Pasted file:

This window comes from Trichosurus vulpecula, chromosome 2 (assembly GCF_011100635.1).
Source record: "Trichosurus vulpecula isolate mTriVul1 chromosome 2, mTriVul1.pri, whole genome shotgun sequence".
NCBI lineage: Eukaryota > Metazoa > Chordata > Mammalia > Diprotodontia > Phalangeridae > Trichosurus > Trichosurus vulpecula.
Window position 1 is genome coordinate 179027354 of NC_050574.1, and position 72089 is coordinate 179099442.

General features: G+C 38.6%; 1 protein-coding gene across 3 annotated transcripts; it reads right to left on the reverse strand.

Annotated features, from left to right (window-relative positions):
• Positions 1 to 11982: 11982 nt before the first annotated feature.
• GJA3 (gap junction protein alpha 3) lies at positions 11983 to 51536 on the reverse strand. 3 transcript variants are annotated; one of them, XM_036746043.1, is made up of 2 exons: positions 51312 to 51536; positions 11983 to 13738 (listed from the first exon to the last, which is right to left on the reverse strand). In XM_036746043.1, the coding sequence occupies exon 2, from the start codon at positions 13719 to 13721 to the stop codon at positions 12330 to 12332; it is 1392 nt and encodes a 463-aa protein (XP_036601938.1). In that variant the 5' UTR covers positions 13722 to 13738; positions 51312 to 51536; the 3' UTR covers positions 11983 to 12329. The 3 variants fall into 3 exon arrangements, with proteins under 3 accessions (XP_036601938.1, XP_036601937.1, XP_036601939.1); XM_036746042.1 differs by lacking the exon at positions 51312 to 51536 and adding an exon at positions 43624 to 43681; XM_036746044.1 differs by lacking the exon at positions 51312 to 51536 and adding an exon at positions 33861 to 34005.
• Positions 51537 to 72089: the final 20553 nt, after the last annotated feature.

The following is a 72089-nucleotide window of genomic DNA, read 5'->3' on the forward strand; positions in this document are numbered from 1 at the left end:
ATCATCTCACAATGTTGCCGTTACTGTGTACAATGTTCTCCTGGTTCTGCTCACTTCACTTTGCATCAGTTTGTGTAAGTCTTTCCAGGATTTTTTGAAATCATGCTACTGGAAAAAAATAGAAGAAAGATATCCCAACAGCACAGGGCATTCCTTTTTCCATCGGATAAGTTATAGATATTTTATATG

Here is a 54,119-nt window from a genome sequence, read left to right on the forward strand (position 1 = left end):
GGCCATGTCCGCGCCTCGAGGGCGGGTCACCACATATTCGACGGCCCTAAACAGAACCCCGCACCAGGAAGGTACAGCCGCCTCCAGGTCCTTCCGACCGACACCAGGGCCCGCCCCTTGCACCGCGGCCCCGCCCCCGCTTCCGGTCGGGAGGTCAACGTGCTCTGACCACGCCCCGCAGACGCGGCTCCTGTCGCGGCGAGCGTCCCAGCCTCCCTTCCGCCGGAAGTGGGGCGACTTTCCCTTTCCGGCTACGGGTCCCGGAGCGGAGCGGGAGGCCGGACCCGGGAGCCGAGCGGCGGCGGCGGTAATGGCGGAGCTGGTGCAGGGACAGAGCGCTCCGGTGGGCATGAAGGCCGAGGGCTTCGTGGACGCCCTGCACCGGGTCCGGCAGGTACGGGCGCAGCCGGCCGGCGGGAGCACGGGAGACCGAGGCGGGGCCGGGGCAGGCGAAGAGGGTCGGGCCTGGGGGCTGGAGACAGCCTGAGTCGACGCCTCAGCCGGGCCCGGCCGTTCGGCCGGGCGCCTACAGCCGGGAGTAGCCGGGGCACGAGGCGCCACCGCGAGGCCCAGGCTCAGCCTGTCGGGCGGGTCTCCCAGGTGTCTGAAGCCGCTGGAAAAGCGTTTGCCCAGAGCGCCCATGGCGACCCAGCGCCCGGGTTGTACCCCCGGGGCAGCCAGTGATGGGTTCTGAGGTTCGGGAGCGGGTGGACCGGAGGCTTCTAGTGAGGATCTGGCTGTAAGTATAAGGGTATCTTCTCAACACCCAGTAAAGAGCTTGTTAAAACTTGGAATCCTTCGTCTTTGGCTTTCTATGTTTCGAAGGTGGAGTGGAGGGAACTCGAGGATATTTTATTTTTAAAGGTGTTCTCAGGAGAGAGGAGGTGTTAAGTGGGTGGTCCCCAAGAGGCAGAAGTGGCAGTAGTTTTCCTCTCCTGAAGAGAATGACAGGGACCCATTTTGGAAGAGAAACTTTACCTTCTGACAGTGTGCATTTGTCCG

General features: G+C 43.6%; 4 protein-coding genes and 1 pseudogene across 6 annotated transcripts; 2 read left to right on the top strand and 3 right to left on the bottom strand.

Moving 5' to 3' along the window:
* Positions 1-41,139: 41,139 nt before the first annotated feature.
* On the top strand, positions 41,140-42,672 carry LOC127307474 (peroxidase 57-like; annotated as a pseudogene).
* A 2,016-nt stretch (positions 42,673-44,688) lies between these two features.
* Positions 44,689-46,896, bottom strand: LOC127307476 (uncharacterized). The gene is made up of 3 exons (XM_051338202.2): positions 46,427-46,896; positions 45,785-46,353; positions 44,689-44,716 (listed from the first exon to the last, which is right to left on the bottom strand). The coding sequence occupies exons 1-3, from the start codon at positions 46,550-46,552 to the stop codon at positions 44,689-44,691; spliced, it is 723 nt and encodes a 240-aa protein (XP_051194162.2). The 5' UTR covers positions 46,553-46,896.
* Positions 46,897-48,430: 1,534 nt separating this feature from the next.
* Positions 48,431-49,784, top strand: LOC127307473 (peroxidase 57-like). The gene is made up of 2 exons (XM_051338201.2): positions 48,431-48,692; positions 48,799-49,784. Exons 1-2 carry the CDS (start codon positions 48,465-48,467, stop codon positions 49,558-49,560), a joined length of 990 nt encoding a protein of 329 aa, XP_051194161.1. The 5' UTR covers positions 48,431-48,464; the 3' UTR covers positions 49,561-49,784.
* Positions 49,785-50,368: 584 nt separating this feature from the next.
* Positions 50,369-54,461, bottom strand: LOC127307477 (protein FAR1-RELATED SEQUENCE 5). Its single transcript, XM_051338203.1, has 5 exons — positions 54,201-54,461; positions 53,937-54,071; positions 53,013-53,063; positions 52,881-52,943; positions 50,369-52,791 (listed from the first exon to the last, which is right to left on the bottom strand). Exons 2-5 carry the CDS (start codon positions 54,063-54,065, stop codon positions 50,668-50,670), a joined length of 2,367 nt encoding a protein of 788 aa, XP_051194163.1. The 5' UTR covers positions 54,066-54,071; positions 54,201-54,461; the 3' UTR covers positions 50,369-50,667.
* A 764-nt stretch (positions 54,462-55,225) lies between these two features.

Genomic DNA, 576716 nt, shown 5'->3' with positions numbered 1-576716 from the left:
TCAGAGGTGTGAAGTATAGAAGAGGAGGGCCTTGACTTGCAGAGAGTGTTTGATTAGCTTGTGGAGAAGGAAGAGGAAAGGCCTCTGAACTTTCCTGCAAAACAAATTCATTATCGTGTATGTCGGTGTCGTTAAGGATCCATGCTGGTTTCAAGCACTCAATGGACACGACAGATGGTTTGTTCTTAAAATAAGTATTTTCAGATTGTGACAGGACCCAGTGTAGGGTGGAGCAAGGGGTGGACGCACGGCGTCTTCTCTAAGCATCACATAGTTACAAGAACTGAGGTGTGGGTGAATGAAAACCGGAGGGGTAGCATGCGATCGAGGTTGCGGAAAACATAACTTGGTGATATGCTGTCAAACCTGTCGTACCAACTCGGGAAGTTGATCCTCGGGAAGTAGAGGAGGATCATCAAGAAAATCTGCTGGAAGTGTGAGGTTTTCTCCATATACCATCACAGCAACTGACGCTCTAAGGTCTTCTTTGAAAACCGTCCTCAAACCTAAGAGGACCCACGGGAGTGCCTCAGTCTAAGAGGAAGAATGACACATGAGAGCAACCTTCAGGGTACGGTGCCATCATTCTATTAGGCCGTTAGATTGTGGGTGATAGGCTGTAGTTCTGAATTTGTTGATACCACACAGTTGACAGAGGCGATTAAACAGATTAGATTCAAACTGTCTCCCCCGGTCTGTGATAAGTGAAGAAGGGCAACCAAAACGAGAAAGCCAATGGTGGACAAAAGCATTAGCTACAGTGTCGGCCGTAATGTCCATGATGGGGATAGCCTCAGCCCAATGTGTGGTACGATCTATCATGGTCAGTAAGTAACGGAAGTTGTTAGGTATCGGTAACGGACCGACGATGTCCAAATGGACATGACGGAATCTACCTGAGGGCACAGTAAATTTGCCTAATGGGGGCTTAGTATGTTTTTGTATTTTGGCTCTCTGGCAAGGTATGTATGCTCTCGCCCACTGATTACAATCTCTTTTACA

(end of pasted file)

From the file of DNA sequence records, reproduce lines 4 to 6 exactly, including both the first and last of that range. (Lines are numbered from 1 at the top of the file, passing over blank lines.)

Window position 1 is genome coordinate 179027354 of NC_050574.1, and position 72089 is coordinate 179099442.

General features: G+C 38.6%; 1 protein-coding gene across 3 annotated transcripts; it reads right to left on the reverse strand.

Annotated features, from left to right (window-relative positions):